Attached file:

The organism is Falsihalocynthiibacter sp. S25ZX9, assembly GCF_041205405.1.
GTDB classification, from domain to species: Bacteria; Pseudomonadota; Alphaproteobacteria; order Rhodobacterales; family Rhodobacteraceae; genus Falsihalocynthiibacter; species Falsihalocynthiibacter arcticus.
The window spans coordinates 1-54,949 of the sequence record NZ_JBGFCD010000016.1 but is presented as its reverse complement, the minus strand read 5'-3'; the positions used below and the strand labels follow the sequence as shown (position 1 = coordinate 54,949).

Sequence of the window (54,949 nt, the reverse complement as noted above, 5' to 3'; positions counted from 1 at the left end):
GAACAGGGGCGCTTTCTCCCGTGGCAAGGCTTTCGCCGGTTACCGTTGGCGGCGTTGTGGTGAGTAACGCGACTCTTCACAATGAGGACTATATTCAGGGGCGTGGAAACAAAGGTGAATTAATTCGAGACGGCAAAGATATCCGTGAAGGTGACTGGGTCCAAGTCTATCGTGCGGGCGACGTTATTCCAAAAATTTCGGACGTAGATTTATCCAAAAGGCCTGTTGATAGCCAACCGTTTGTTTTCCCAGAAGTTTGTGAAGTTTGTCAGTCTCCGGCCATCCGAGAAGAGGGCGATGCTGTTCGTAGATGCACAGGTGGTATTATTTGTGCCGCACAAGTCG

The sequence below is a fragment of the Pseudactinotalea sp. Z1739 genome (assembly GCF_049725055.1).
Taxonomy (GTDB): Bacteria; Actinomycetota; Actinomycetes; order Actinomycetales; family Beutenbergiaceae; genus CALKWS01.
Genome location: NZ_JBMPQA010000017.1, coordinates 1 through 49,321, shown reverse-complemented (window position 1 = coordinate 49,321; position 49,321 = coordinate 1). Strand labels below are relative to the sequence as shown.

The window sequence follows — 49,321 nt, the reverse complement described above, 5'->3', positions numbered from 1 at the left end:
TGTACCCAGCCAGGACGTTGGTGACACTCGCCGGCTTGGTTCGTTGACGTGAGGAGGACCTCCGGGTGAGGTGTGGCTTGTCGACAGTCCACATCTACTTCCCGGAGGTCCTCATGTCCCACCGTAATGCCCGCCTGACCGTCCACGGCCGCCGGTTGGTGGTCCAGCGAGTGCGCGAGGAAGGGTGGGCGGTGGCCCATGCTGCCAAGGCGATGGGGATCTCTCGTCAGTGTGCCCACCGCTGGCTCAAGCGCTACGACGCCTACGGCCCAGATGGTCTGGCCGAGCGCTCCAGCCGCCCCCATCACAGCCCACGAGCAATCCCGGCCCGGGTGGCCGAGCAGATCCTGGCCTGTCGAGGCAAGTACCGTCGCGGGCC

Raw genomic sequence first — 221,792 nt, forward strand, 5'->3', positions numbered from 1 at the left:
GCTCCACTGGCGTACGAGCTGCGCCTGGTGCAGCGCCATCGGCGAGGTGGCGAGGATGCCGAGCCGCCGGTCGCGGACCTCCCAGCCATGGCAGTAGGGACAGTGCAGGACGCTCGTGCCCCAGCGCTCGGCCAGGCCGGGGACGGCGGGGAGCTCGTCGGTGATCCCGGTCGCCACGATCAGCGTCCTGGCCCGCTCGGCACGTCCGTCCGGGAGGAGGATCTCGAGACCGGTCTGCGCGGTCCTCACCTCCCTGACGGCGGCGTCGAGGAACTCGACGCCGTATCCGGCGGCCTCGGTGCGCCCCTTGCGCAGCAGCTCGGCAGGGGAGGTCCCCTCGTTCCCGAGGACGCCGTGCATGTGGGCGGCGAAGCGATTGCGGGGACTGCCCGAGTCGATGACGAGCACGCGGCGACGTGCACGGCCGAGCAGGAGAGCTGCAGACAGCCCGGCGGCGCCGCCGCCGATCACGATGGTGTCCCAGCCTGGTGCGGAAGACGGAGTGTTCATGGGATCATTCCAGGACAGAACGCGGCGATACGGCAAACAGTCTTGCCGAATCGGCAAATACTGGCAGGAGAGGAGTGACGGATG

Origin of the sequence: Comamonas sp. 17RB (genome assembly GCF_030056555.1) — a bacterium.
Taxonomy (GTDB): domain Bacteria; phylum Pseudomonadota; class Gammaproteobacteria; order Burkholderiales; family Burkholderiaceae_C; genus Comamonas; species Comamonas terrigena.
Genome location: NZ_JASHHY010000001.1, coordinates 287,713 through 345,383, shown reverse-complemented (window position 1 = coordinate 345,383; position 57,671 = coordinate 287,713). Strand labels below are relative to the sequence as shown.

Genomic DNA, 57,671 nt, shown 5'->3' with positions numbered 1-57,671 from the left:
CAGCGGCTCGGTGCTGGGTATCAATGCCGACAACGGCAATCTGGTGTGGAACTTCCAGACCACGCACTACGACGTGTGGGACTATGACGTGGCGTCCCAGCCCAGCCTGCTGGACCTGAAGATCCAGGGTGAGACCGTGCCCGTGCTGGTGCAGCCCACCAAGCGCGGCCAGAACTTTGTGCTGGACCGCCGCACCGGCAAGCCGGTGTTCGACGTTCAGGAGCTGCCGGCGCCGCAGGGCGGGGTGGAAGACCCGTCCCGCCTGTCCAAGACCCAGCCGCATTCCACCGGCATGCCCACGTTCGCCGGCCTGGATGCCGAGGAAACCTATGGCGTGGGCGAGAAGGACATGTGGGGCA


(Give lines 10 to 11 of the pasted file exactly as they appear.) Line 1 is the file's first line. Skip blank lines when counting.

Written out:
TGTACCCAGCCAGGACGTTGGTGACACTCGCCGGCTTGGTTCGTTGACGTGAGGAGGACCTCCGGGTGAGGTGTGGCTTGTCGACAGTCCACATCTACTTCCCGGAGGTCCTCATGTCCCACCGTAATGCCCGCCTGACCGTCCACGGCCGCCGGTTGGTGGTCCAGCGAGTGCGCGAGGAAGGGTGGGCGGTGGCCCATGCTGCCAAGGCGATGGGGATCTCTCGTCAGTGTGCCCACCGCTGGCTCAAGCGCTACGACGCCTACGGCCCAGATGGTCTGGCCGAGCGCTCCAGCCGCCCCCATCACAGCCCACGAGCAATCCCGGCCCGGGTGGCCGAGCAGATCCTGGCCTGTCGAGGCAAGTACCGTCGCGGGCC

Raw genomic sequence first — 221,792 nt, forward strand, 5'->3', positions numbered from 1 at the left: